Ways to eat hemp seeds

Hemp seeds, which may also be labelled as “hemp hearts” (aka, hulled hemp seeds), have a subtle nutty flavour and crunchy texture. They can be eaten as is or incorporated into a variety of dishes. At breakfast, blend them into smoothies or sprinkle onto cereal, oatmeal, overnight oats, açaí bowls, yoghurt, fresh fruit, or avocado. Add hemp seeds to homemade energy balls, salads, hummus, cooked veggies, falafel, and slaw, or enjoy them as a garnish on nearly any dish, from soup to stir frys. Hemp seeds can also be incorporated into pancakes, as well as baked goods like bread, cookies, and muffins.

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Appetite, pain and nausea were the top three advocated indications for use.

Cystic fibrosis (CF) healthcare providers need to have a better understanding about whether or not cannabis has a role to play in treating symptoms, suggests a new study out of the U.S.

Investigators reached that conclusion after receiving input from 282 survey participants across all U.S. regions, 28 per cent of them being providers and 26 per cent of them being social workers. Other providers included nurses, pharmacists, dietitians and psychology care team members.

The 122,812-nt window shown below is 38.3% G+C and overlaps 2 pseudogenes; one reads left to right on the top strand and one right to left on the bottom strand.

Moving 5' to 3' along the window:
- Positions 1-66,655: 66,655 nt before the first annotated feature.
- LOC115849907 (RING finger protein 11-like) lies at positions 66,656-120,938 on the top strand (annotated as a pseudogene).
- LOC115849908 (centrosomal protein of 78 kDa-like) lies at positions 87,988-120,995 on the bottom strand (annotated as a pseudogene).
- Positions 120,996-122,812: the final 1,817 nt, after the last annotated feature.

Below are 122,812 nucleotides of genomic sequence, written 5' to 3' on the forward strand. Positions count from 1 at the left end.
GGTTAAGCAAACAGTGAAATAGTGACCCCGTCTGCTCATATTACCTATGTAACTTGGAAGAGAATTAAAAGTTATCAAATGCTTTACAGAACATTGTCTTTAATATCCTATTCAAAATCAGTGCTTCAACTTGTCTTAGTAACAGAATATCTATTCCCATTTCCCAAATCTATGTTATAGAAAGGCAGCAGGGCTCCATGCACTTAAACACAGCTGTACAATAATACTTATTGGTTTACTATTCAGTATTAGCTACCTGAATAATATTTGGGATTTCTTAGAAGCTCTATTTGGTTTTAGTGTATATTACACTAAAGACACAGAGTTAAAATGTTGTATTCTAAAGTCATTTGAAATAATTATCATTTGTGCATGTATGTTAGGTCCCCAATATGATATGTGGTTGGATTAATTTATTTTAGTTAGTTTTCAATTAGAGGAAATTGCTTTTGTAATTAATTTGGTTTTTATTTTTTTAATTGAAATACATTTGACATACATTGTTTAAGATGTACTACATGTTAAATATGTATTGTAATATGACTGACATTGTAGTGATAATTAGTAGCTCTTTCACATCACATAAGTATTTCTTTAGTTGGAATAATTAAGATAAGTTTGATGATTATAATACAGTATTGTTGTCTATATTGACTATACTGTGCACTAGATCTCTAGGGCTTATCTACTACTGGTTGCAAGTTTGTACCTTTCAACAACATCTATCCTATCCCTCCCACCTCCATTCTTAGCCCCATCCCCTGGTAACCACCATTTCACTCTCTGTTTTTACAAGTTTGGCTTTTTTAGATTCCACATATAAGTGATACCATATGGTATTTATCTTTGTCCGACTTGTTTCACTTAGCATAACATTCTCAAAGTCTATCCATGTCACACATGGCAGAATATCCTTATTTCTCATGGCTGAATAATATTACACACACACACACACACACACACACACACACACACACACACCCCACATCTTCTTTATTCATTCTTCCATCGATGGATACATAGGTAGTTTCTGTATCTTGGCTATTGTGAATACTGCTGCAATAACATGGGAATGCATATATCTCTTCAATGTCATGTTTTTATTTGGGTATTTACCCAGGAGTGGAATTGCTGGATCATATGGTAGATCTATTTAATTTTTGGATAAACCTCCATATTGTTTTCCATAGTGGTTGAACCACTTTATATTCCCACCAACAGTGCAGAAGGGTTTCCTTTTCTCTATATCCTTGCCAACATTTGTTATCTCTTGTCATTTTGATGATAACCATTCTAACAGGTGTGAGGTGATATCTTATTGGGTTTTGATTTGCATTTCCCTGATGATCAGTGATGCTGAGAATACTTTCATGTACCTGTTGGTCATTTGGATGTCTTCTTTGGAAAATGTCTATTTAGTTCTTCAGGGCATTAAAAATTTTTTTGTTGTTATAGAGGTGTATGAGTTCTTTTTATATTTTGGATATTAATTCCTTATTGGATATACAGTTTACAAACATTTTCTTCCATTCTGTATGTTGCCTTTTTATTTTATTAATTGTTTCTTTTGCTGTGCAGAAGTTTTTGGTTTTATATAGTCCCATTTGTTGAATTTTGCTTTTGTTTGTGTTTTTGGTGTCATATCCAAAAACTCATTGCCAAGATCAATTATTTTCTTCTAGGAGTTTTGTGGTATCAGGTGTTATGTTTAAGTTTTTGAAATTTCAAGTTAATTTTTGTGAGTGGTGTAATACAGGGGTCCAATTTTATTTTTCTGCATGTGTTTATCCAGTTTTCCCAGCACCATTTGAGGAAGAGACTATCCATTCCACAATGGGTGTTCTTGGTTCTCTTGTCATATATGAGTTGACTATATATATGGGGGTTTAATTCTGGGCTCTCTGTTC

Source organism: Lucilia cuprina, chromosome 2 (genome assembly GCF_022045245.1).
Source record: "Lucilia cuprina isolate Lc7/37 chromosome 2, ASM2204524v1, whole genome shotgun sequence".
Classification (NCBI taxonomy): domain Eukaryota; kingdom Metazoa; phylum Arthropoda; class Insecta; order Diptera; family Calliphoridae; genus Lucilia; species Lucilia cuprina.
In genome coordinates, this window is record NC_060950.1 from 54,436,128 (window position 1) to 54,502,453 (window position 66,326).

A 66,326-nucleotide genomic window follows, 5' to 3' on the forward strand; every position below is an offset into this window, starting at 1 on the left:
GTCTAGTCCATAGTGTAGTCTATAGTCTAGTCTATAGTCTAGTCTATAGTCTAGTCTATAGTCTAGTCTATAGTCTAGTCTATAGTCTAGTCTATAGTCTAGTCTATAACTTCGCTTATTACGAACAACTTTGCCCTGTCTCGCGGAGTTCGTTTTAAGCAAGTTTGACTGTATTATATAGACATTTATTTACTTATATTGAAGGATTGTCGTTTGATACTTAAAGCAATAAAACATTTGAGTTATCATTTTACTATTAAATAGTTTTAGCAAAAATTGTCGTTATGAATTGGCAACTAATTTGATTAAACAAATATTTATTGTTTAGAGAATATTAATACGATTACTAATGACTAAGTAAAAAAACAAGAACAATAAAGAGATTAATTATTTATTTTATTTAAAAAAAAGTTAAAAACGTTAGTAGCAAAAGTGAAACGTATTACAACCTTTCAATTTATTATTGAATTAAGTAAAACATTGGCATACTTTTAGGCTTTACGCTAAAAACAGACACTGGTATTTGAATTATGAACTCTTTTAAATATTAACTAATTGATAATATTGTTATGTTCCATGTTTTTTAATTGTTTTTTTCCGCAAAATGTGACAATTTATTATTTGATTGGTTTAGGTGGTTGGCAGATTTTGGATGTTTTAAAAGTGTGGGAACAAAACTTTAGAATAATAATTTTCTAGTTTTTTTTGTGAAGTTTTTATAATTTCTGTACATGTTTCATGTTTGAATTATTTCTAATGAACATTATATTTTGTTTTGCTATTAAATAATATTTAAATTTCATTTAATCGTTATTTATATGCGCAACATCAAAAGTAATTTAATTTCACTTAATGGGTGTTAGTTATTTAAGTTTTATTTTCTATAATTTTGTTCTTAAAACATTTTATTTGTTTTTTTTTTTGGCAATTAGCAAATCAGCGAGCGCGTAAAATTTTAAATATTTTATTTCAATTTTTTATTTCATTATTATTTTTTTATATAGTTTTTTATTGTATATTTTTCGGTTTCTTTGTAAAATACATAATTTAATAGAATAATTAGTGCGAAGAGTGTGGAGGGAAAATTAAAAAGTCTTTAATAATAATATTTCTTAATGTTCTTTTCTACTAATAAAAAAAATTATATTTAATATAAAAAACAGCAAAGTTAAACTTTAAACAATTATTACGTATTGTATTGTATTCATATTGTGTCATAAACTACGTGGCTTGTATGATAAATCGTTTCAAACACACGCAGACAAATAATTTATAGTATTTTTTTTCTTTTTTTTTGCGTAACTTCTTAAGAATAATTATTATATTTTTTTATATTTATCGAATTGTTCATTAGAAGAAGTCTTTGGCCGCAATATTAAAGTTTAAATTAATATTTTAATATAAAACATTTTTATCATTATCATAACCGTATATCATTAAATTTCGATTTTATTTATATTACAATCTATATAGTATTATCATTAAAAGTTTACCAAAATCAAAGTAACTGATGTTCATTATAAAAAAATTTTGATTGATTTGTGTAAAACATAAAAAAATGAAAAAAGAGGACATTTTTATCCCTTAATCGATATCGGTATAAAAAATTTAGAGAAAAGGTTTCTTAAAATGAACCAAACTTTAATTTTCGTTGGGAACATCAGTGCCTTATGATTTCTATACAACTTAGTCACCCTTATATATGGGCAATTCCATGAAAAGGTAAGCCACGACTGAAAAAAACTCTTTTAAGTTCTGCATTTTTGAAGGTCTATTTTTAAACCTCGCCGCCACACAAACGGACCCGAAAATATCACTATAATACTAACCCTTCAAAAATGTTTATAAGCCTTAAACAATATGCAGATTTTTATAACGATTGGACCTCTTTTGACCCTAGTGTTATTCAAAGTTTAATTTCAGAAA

What are the twisties? Simone Biles explains condition that led to Olympic exit
Researchers wanted to determine respondent awareness of things like awareness of current cannabis laws in their respective states, prescribing practices for medical marijuana, screening and documentation practices, knowledge of and for which indications CBD could be beneficial.

Asked if participants evaluated cannabis use while dealing with CF patients, just 15.4 per cent of respondents said they “always” did, notes the study released last month. The biggest chunk of those polled, 48.4 per cent, responded they “sometimes” evaluated weed use, while 41 per cent said they “rarely” or “never” did.

Fully a third, 35 per cent of respondents, reported being “slightly” or “not at all” prepared to answer patient/family questions about cannabis, while about double that amount felt they would be unable to do so with regard to CBD.

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Tetra Bio-Pharma reports research the company has conducted on cannabis plant residue has demonstrated that what was previously considered “waste material” can increase the growth of beneficial gut microbes.